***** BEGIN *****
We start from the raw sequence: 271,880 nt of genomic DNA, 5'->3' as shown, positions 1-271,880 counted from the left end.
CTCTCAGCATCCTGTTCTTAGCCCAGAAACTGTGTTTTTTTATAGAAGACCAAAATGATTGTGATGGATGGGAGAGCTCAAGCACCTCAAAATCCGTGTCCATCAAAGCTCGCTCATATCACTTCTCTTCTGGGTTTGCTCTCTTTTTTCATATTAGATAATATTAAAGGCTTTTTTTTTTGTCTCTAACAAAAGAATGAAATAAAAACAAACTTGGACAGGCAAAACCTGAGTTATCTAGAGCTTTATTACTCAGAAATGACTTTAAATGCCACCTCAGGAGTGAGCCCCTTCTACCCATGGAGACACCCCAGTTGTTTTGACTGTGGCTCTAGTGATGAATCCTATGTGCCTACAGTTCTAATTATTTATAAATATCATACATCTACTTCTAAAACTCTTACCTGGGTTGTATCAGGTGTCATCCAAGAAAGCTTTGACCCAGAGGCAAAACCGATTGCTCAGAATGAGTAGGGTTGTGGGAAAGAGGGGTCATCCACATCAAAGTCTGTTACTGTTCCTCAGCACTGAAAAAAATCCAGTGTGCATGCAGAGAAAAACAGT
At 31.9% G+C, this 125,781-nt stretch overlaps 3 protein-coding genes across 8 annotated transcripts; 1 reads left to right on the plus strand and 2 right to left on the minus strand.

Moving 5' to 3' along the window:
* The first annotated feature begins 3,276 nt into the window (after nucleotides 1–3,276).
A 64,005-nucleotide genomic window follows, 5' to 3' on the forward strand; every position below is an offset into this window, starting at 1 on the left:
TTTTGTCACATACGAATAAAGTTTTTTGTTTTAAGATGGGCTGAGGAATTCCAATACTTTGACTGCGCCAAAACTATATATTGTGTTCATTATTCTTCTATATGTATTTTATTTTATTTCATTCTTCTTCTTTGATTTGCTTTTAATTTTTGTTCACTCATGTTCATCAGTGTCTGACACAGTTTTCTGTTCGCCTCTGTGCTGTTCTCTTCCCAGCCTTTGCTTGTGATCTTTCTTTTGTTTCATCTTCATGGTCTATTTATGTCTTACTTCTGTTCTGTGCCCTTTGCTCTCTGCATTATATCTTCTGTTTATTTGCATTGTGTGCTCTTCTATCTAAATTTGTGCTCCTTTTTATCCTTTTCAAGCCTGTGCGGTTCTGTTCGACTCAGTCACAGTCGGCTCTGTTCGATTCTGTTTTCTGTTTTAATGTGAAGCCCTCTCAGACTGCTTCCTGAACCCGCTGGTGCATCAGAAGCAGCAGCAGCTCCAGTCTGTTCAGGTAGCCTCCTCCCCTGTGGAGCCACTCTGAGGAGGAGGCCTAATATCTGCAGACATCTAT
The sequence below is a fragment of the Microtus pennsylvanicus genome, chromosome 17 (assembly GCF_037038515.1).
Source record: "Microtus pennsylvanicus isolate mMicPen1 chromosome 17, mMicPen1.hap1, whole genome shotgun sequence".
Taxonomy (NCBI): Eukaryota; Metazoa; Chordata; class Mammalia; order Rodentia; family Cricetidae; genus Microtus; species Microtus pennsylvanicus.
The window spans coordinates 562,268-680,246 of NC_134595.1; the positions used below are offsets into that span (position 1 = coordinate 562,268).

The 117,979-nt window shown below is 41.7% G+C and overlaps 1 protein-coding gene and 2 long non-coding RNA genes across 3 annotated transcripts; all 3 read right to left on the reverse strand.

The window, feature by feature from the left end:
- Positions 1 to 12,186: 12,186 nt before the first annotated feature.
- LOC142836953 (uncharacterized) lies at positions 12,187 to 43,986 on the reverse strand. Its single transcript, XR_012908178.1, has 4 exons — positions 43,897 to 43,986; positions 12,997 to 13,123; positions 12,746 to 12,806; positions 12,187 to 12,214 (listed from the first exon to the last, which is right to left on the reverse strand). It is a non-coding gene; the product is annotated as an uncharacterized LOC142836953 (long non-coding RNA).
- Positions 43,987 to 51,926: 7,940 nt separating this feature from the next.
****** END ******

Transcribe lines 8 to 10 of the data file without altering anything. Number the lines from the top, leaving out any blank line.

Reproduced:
The sequence below is a fragment of the Microtus pennsylvanicus genome, chromosome 17 (assembly GCF_037038515.1).
Source record: "Microtus pennsylvanicus isolate mMicPen1 chromosome 17, mMicPen1.hap1, whole genome shotgun sequence".
Taxonomy (NCBI): Eukaryota; Metazoa; Chordata; class Mammalia; order Rodentia; family Cricetidae; genus Microtus; species Microtus pennsylvanicus.